When Custom Alloy Scrap Sales Inc. (CASS), a large recycler of ferrous and nonferrous metals, was founded in 1969 in West Oakland, California, the surrounding neighborhood was largely industrial. Over the decades, that neighborhood has changed, and the area’s recent rising popularity has seen many former industrial buildings turned into residential housing and modern lofts.
Throughout the years, CASS has continued to service domestic and international markets with its scrap metal recycling and secondary aluminum manufacturing facilities while also maintaining a positive presence in its local community.
“We are an industrial facility, but we are also neighbors who live and work in the community,” says CASS CEO Edward Kangeter. “And our goal is to be a good neighbor and contributor to society while fostering a sustainable approach to utilizing natural resources.”
Because of its proximity to the San Francisco Bay and the rapidly growing residential areas that surround it, the 8-acre recycling facility has always tried to meet local, state and federal regulatory requirements. But, with reclaimed metal stored in the open-air at the facility, the potential to release pollutants in stormwater runoff into local waterways is a perpetual concern.
The company initially tried to manage things on its own, but it soon realized its homegrown effort wasn’t sufficient to meet California’s water quality benchmarks, the compliance standard that went into effect a decade ago in California. (Since that time, California has enacted a new Industrial General Permit [IGP] that is more prescriptive than the prior permit. See the sidebar, “California’s Industrial General Permit,” below.)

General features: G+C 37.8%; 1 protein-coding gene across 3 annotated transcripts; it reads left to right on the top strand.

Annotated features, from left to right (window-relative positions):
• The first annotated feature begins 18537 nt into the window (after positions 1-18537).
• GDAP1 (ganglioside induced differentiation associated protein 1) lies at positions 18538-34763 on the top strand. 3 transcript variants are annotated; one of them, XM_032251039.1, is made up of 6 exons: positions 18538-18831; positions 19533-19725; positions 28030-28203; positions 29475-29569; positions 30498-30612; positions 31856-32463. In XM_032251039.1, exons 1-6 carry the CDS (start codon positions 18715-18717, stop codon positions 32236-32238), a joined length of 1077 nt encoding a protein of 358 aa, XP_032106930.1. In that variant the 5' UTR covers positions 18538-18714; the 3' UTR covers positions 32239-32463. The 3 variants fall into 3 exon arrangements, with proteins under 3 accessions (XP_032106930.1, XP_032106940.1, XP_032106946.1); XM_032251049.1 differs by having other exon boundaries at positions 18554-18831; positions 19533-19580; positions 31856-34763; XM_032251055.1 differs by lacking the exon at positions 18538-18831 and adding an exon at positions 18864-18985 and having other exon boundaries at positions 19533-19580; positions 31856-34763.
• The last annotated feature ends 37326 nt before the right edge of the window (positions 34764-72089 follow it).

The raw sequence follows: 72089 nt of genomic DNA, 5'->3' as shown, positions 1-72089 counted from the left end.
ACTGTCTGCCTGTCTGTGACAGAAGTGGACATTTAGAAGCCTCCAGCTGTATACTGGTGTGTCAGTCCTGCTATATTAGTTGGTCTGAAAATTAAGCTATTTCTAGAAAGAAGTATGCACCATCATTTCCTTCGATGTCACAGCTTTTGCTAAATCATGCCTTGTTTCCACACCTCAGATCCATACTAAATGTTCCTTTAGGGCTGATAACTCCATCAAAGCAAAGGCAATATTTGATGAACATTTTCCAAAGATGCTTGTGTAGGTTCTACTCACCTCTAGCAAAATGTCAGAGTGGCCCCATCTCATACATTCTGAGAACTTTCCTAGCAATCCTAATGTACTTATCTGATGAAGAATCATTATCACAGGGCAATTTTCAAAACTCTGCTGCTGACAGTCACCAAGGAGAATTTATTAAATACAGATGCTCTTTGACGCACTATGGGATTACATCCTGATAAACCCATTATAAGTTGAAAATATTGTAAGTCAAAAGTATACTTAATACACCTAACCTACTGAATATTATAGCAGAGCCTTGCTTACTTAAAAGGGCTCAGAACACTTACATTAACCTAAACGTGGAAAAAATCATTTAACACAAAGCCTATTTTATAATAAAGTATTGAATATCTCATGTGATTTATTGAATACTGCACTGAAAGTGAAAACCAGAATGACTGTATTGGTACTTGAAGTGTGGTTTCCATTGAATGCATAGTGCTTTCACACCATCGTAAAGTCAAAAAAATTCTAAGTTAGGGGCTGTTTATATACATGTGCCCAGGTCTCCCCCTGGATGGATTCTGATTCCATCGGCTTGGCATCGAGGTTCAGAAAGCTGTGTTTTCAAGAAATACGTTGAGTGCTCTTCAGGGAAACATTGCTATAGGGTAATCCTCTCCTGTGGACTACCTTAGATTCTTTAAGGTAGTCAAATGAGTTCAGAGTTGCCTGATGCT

More than 10 years ago, CASS’ management team decided to invest in an engineered solution and advanced treatment best management practices (BMPs) that would allow the company to get ahead of the curve with regard to future regulatory changes. The company discovered that many solutions on the market were either prohibitive in cost or weren’t robust enough to handle the stormwater runoff from an industrial facility of CASS’ size and scope.
CASS researched stormwater treatment options and found a supplier specializing in industrial stormwater applications. StormwateRx LLC, headquartered in Portland, Oregon, did an engineering analysis of the facility and offered a professional-grade, yet cost-effective, passive treatment solution.
“We felt confident in the engineering and treatment equipment because StormwateRx already had the respect of our industry, the regulatory inspectors and the environmental community,” Kangeter says. “The best part was working with their team of engineers. They’re committed to being service-oriented and providing products that address requirements. And they do business in way that gains confidence—they do what they say they’ll do, and they don’t overpromise.”